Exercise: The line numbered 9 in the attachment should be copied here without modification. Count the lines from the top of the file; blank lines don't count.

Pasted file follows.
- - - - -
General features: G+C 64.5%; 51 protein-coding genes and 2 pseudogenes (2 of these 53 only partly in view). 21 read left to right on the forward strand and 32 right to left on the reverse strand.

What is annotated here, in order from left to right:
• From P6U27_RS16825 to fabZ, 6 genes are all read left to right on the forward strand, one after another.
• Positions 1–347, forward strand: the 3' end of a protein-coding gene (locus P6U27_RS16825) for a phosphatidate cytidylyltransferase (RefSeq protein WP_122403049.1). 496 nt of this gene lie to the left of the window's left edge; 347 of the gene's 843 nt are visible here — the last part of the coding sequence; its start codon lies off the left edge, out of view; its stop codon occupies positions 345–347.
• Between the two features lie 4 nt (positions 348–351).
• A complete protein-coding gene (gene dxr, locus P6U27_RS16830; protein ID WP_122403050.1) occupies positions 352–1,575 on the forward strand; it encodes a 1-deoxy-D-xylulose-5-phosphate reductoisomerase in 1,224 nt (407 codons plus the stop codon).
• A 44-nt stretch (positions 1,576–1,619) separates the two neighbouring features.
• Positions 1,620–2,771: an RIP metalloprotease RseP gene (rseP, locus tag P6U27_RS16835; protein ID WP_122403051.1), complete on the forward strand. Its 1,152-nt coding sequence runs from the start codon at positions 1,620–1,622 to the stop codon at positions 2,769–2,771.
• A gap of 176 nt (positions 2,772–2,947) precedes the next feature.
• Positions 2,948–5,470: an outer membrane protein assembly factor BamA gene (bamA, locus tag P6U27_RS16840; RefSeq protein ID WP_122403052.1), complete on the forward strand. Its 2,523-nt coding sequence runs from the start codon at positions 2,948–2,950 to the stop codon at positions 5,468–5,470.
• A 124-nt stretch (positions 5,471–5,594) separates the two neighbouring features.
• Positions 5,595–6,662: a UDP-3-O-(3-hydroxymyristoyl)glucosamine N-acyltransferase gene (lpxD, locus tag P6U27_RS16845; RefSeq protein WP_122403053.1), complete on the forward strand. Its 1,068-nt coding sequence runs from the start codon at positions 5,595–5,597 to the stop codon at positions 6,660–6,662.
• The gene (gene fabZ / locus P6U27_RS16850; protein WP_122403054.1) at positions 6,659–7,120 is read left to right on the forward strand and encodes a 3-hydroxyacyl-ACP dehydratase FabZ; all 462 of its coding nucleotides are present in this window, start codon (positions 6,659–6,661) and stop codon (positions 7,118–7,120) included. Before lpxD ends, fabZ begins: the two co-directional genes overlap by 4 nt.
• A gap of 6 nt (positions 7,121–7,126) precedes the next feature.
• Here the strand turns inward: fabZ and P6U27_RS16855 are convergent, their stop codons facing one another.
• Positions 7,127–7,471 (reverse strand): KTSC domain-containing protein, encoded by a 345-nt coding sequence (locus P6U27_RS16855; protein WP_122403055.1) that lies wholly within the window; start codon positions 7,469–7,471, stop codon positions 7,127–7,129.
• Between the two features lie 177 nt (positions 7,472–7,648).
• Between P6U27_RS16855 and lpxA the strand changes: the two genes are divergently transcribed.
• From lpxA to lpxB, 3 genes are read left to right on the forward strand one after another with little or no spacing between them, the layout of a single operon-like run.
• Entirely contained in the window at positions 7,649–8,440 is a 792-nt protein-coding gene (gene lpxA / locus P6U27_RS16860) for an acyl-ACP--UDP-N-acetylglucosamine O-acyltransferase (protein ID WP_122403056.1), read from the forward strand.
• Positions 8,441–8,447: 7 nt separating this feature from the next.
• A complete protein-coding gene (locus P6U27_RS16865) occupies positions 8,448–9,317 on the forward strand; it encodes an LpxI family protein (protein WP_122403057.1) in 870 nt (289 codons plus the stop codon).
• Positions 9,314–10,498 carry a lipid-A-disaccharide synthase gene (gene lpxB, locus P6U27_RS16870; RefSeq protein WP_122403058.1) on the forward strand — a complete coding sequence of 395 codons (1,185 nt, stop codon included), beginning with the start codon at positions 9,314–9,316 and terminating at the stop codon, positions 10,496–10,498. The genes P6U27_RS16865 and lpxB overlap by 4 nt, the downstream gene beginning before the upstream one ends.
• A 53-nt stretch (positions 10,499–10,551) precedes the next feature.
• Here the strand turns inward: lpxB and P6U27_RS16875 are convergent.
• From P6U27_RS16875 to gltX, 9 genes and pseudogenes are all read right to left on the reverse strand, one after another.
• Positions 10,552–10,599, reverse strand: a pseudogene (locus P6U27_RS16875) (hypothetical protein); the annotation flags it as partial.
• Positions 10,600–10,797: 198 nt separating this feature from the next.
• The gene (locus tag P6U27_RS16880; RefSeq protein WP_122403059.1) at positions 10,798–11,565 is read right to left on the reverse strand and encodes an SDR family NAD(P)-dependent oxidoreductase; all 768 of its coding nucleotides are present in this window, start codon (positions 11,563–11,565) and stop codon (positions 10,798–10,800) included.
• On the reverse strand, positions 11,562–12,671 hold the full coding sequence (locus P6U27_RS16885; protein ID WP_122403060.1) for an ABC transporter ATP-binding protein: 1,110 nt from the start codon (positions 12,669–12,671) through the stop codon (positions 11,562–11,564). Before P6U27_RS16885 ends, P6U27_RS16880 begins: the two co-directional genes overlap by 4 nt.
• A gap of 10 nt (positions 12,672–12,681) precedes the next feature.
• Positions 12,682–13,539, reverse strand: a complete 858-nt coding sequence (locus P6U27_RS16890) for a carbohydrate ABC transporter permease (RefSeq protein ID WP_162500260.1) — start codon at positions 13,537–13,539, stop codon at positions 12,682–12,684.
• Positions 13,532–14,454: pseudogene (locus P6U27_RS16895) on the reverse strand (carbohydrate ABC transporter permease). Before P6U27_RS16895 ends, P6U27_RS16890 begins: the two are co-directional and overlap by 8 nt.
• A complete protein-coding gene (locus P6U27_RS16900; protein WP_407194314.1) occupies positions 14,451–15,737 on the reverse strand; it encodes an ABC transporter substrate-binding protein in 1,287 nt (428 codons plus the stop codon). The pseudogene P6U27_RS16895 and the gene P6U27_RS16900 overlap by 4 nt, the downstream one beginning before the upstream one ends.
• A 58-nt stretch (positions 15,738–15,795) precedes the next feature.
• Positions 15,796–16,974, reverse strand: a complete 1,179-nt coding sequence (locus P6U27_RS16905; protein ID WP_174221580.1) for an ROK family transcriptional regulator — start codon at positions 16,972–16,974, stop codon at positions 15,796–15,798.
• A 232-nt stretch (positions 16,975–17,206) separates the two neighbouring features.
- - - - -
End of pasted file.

• A gap of 176 nt (positions 2,772–2,947) precedes the next feature.